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File:Manille sur quai.JPG
A well used shackle.

A shackle, also known as a gyve, is a U-shaped piece of metal secured with a clevis pin or bolt across the opening, or a hinged metal loop secured with a quick-release locking pin mechanism. They are used as a connecting link in all manner of rigging systems, from boats and ships to industrial crane rigging.

A carabiner is a variety of shackle used in mountaineering.


Pin shackle

A pin shackle is closed with a clevis pin. Primarily used above the deck, pin shackles used to be the most common shackle used aboard boats. Pin shackles can be inconvenient to work with at times because they are secured using something else, usually a cotter pin or seizing wire.

Threaded shackle

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A moused shackle

The pin is threaded and one leg of the shackle is tapped. The pin may be captive, which means its mated to the shackle, usually with a wire. The threads may gall if over-tightened or have been corroding in salty air, so a liberal coating of lanolin or a heavy grease is not out of place on any and all threads. A shackle key or metal marlinspike are useful tools for loosening a tight nut.

For safety, it is common to mouse a threaded shackle to keep the pin from coming loose. This is done by looping mousing wire through the hole in the pin and around the shackle body. For pins that have a cross-hole in the threaded end a cotter pin can be used. One disadvantage is that mousing can introduce galvanic corrosion because of material differences; it is especially bad when used in places where the shackle is exposes to air and water.

Snap shackle

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A snap shackle spliced to a line.

As the name implies, a snap shackle is a fast action fastener which can be implemented single handed. It uses a spring activated locking mechanism to close a hinged shackle, and can be unfastened under load. This is a potential safety hazard, but can also be extremely useful at times. The snap shackle is not as secure as any other form of shackle, but can come in handy for temporary uses or in situations which must be moved or replaced often, such as a sailor's harness tether or to attach spinnaker sheets. Note: When this type of shackle is used to release a significant load, it will work rather poorly (hard to release) and is likely to have the pin assembly or the split ring fail.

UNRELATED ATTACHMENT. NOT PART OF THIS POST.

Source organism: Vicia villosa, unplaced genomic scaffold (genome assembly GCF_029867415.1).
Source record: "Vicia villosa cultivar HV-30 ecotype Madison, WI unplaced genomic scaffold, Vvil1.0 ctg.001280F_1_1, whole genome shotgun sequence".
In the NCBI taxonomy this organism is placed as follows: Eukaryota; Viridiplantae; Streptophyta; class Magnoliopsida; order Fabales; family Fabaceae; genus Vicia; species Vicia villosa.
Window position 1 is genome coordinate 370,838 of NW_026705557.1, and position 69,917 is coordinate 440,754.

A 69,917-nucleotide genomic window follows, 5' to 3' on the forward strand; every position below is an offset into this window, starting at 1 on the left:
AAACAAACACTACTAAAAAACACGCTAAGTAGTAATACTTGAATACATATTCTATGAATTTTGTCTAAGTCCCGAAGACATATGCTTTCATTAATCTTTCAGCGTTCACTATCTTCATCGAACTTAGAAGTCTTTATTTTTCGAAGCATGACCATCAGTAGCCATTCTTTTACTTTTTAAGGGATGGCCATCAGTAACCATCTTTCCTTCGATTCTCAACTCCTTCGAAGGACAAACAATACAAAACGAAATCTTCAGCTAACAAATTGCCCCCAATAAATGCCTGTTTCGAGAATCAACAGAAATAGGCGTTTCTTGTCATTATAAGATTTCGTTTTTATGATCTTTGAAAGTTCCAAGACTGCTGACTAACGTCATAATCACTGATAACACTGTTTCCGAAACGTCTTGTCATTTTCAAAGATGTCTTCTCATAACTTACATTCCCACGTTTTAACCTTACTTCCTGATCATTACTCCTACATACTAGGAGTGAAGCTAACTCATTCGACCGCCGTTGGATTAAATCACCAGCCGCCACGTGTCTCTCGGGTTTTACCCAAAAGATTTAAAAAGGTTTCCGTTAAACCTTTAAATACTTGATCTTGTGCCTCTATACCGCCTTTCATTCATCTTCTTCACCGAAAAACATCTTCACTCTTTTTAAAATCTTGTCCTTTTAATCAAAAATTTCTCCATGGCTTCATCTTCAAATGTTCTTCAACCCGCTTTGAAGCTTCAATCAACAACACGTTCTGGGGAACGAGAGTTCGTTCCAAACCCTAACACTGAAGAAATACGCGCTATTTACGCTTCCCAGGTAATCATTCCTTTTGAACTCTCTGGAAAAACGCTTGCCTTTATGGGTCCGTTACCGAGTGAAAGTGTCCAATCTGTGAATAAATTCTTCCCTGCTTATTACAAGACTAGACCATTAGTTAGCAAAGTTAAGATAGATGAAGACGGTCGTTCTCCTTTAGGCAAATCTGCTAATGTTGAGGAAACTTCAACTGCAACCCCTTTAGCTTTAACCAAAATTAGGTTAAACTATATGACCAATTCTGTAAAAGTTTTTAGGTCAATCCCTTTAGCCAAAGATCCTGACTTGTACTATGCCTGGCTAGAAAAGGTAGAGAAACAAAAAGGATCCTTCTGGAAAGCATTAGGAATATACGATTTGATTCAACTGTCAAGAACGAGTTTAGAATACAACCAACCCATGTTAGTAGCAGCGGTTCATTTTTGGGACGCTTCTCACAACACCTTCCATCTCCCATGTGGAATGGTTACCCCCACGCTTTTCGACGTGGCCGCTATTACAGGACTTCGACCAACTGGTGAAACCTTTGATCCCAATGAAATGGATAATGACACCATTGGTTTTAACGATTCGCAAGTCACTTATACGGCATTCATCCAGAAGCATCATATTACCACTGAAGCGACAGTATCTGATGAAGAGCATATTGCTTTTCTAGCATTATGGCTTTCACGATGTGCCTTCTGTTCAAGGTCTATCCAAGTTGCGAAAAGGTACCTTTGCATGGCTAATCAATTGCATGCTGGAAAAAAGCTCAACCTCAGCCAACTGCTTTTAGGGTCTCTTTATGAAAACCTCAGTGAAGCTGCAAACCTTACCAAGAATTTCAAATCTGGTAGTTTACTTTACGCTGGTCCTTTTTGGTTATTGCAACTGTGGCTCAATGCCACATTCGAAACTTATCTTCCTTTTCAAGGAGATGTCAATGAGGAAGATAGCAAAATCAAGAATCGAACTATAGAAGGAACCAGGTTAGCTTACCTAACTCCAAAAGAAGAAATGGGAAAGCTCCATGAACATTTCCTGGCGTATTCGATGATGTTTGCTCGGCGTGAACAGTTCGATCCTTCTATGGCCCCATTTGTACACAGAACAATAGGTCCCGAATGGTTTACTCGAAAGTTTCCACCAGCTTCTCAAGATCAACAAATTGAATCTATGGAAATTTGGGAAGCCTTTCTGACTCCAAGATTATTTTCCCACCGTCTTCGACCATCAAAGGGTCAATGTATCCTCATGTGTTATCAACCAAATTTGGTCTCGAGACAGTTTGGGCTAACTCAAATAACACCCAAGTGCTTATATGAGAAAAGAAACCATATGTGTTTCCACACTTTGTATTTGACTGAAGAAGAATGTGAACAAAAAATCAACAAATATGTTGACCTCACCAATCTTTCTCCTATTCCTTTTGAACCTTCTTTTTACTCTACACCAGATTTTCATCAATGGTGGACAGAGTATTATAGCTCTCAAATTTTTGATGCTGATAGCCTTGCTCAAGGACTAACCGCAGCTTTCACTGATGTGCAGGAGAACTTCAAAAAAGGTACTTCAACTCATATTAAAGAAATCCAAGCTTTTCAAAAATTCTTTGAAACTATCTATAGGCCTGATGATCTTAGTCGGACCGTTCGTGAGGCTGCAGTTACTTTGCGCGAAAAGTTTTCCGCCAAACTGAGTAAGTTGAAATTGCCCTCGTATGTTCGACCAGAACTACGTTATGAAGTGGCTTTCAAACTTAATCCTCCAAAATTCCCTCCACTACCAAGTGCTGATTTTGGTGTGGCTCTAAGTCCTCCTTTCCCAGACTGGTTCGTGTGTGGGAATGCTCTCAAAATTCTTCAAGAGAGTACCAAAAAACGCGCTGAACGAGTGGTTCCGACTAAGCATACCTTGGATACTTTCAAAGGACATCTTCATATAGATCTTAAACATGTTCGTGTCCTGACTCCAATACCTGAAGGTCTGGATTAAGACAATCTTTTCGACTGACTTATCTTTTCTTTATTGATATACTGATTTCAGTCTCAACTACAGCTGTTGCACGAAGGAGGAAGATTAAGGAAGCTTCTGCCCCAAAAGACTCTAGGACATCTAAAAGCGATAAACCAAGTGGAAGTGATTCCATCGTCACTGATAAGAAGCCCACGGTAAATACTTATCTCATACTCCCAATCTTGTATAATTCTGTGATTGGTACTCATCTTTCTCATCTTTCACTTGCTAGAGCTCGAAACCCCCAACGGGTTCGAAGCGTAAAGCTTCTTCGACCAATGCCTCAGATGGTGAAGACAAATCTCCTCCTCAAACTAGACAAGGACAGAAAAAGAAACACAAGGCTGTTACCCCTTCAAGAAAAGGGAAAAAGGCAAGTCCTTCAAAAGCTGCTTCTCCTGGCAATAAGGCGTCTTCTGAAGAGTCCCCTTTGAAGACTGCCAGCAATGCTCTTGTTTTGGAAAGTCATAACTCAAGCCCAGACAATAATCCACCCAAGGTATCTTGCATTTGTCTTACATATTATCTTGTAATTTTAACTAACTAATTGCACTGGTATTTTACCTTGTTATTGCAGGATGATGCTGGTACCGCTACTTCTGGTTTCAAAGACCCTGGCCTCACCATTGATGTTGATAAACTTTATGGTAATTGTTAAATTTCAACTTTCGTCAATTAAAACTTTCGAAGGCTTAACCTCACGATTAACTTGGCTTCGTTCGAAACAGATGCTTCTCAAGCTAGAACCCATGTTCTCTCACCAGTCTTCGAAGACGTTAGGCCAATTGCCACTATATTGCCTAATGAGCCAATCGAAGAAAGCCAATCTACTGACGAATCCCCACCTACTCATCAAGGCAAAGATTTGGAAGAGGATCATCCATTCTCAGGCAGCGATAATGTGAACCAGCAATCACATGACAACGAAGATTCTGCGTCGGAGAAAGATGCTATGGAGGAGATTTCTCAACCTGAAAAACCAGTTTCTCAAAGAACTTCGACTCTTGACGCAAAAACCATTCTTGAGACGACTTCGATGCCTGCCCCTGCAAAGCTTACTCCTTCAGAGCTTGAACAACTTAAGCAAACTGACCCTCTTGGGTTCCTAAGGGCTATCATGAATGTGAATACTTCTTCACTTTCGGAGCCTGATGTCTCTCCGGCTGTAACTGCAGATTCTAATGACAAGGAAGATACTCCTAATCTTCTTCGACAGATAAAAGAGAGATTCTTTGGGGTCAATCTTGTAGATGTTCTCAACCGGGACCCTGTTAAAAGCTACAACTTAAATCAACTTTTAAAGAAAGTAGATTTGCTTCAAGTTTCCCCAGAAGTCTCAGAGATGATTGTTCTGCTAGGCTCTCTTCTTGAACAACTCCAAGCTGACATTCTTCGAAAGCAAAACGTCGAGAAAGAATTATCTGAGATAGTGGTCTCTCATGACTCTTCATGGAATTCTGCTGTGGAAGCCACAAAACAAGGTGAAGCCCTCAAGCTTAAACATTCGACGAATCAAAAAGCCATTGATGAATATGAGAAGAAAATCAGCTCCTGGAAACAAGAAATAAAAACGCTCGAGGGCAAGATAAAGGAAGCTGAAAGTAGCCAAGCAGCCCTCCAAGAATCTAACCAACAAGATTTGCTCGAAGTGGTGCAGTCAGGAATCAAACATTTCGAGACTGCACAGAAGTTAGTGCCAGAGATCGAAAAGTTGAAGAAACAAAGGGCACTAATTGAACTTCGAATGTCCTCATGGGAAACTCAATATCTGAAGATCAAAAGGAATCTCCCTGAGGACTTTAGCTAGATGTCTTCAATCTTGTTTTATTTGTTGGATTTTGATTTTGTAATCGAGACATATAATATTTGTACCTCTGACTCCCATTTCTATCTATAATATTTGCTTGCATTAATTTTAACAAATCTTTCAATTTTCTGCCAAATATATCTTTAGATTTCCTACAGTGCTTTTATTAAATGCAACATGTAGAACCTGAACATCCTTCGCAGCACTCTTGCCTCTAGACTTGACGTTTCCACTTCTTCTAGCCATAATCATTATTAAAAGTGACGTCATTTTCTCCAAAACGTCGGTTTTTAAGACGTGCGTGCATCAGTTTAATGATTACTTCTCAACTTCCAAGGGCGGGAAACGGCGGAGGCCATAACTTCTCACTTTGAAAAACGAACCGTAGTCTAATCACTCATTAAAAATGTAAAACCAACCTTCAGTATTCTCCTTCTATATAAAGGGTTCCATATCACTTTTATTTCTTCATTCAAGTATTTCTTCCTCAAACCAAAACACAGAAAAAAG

Also known as a chain shackle, D-shackles are narrow shackles shaped like a loop of chain, usually with a pin or threaded pin closure. D-shackles are very common and most other shackle types are a variation of the D-shackle. The small loop can take high loads primarily in line. Side and racking loads may twist or bend a D-shackle.

Headboard shackle

This longer version of a D-shackle is used to attach halyards to sails, especially sails fitted with a headboard such as on Bermuda rigged boats. Headboard shackles are often stamped from flat strap stainless steel, and feature an additional pin between the top of the loop and the bottom so the headboard does not chafe the spliced eye of the halyard.

Twist shackle

A twist shackle is usually somewhat longer than the average, and features a 90° twist so the top of the loop is perpendicular to the pin. One of the uses for this shackle include attaching the jib halyard block to the mast, or the jib halyard to the sail, to reduce twist on the luff and allow the sail to set better.

Bow shackle

With a larger "O" shape to the loop, this shackle can take loads from many directions without developing as much side load. However, the larger shape to the loop does reduce its overall strength. Also referred to as an anchor shackle.


  • Edwards, Fred (1988). Sailing as a Second Language. Camden, ME: International Marine Publishing. ISBN 0-87742-965-0.
  • Hiscock, Eric C. (1965). Cruising Under Sail. Oxford University Press. ISBN 0-19-217599-8.
  • Marino, Emiliano (1994). The Sailmaker's Apprentice: A guide for the self-reliant sailor. Camden, ME: International Marine Publishing. ISBN 0-07-157980-X.

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